"Hugh (Schaefer) and I went up there a lot. Lloyd is too modest ever to do such a thing. Two years ago we took (Loogootee and the state's all-time winningest coach) Jack Butcher with us. (Former IHSAA commissioner) Gene Cato also spoke. Their voices were heard.

"They made an impact. We couldn't be happier for Lloyd. He was every inch a team player and represents what a Hall of Famer should be."

Former prep star and coach Joe Todrank also was in Bateman's corner.

"It's wonderful to hear about a small town hero from our part of the state making it into the Hall of Fame. He (Lloyd) is most deserving and will be joining other small town guys like Jack Butcher, Gene Tormohlen, Don Buse, Roger Kaiser, Larry Bird, Danny Bush, Gene Cato, Charlie Denbo, Gus Doerner, Dick Farley, Jim Jones, Bob and Steve Lochmueller...."

Bateman's father was a farm laborer, often moving the family in order to secure employment during Lloyd's elementary days. That caused him to miss much of one school year. Having to repeat a grade, an IHSAA rule disallowed his participation after his 20th birthday on Feb. 10 of his senior season.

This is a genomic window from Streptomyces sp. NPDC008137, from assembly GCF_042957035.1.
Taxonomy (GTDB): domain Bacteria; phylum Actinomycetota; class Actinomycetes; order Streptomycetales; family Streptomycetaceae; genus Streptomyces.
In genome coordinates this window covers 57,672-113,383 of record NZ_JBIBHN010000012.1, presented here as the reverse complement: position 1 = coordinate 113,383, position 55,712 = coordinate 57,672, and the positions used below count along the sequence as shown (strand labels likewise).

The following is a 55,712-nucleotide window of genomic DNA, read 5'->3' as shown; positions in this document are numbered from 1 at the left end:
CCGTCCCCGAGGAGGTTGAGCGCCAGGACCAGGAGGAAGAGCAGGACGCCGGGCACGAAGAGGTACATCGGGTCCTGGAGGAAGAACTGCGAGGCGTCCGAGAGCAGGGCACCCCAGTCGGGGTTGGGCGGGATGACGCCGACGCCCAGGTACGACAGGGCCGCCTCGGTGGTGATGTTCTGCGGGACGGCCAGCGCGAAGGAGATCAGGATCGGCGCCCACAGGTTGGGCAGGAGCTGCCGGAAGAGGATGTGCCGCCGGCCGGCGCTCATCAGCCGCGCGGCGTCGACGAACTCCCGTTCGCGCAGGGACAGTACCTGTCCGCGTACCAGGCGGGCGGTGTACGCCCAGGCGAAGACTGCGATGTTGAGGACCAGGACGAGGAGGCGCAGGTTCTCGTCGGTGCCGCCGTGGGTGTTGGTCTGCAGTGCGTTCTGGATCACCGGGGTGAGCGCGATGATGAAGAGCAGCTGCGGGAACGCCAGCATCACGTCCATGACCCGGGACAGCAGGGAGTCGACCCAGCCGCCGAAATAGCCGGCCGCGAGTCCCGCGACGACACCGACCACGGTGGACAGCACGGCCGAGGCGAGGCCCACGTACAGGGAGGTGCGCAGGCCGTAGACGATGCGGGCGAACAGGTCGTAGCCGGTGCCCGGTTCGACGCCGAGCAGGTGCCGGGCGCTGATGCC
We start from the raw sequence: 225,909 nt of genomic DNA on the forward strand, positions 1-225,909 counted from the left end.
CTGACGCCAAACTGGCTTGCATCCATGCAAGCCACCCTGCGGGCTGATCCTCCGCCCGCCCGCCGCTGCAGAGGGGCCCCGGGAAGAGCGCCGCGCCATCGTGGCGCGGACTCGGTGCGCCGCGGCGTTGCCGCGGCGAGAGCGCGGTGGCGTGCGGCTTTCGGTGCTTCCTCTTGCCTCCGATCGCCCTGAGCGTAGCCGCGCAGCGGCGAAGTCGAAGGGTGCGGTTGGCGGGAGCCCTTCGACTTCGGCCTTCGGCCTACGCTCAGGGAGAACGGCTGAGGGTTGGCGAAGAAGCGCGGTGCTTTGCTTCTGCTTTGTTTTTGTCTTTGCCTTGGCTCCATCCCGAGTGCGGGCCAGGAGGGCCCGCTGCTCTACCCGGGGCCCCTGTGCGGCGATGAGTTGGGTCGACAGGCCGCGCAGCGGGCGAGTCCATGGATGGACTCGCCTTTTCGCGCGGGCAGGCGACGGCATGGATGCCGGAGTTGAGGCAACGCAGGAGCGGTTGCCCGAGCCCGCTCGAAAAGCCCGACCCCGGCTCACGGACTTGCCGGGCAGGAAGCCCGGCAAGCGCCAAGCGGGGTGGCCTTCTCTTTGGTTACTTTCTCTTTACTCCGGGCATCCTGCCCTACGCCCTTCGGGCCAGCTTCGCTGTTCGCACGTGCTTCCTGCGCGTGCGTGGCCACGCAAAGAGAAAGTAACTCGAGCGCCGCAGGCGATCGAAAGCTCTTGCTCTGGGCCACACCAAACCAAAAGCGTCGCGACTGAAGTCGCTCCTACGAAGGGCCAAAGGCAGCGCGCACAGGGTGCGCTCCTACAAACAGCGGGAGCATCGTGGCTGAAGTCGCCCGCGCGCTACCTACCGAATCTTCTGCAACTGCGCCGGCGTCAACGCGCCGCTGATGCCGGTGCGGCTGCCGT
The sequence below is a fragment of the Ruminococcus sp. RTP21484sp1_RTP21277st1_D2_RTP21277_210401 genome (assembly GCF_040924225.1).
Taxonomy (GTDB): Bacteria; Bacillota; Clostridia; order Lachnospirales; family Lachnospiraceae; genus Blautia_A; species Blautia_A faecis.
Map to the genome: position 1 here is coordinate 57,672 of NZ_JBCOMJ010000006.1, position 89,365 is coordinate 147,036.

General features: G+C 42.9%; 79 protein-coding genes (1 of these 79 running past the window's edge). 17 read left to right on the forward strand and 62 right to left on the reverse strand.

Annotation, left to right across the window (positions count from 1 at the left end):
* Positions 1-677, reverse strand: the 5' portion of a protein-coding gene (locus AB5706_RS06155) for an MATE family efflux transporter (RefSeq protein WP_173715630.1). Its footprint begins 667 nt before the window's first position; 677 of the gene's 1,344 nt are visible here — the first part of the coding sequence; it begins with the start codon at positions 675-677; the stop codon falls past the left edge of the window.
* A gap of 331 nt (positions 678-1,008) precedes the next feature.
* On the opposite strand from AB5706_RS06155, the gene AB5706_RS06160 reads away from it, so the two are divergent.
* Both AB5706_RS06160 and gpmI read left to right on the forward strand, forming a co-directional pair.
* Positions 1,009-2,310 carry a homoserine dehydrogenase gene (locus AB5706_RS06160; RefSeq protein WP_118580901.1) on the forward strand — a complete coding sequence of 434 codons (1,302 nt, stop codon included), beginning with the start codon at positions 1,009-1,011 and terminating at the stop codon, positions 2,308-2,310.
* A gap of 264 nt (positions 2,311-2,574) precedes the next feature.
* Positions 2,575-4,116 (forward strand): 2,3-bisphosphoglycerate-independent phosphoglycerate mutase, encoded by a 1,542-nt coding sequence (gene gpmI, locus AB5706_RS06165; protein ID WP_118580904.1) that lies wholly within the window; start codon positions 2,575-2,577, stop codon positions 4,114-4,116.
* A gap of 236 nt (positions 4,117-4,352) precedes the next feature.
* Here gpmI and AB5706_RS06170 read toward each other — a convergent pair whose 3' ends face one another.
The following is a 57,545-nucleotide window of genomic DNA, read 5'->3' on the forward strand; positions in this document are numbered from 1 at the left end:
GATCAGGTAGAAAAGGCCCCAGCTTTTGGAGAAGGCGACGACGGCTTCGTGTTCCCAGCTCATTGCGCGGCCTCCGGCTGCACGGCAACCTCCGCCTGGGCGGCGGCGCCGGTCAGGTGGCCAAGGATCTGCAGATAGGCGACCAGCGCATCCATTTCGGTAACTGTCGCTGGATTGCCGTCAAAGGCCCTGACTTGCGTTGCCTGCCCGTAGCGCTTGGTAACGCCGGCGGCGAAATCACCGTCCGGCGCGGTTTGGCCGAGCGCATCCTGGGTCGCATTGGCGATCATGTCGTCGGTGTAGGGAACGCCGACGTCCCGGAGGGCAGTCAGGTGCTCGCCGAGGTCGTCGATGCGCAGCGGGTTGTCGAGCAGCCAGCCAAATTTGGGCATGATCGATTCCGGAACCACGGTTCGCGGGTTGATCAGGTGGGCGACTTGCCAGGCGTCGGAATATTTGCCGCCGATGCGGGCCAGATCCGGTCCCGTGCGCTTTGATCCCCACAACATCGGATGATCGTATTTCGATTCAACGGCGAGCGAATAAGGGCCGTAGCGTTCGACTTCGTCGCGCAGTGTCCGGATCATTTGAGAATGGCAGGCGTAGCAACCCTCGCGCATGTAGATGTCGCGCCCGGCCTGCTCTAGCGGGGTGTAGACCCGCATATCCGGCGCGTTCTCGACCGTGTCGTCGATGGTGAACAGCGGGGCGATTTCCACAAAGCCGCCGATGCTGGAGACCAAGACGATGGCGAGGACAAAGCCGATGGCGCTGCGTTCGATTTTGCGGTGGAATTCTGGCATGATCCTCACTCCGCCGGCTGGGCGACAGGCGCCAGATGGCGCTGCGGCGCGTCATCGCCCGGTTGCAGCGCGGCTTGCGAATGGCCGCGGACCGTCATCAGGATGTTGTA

Lloyd credits most of his success to Nelson, who worked with him five days a week.

"He was a wonderful boy and great player who wanted to do it and worked hard to become the player he was," said Nelson, 86, who coached at Lynnville before Plainville, then moved on to coach at Newburgh and Castle for nine years. "Lloyd was totally consumed with the game.

"I think the one thing that helped him most was developing his left hand. He could shoot a hook shot with either. That made him more unstoppable. His field-goal percentage was well over 60 percent."

Bateman was a purist. Practice became his work and labor of love. Although a big man at the time, his demeanor was mild, according to Nelson.

"He was a gentleman. Never a self-promotor or grandstander," said Nelson. "Not his nature. Could be why time nearly forgot him. Lloyd making the Hall of Fame is a great accomplishment. For him and all the boys he was with."

A resident of Bicknell, Bateman, 69, retired from E. Bierhaus & Sons in Vincennes. Along with his wife of 47 years, Carolyn, he leads a quiet life, but stays active working three days a week at Rural King in Vincennes.

Nelson said Bateman received more than 60 scholarship offers, including ones from Indiana, Vanderbilt and Evansville.

"Going to college wasn't his thing," said Nelson. "He enrolled at Kentucky Wesleyan because they had a summer job for him. He stayed one day, left and joined the military. That's the way it was."

Bateman played one of his last games in the Army.

"They only played one," he recalled. "I haven't picked up a ball in 40 years."

Anything he would have done differently? "Yes," said Bateman, who occasionally takes in an area high school game. "I think I should have gone into officiating. It would have kept me active around basketball and the kids. I would have liked that."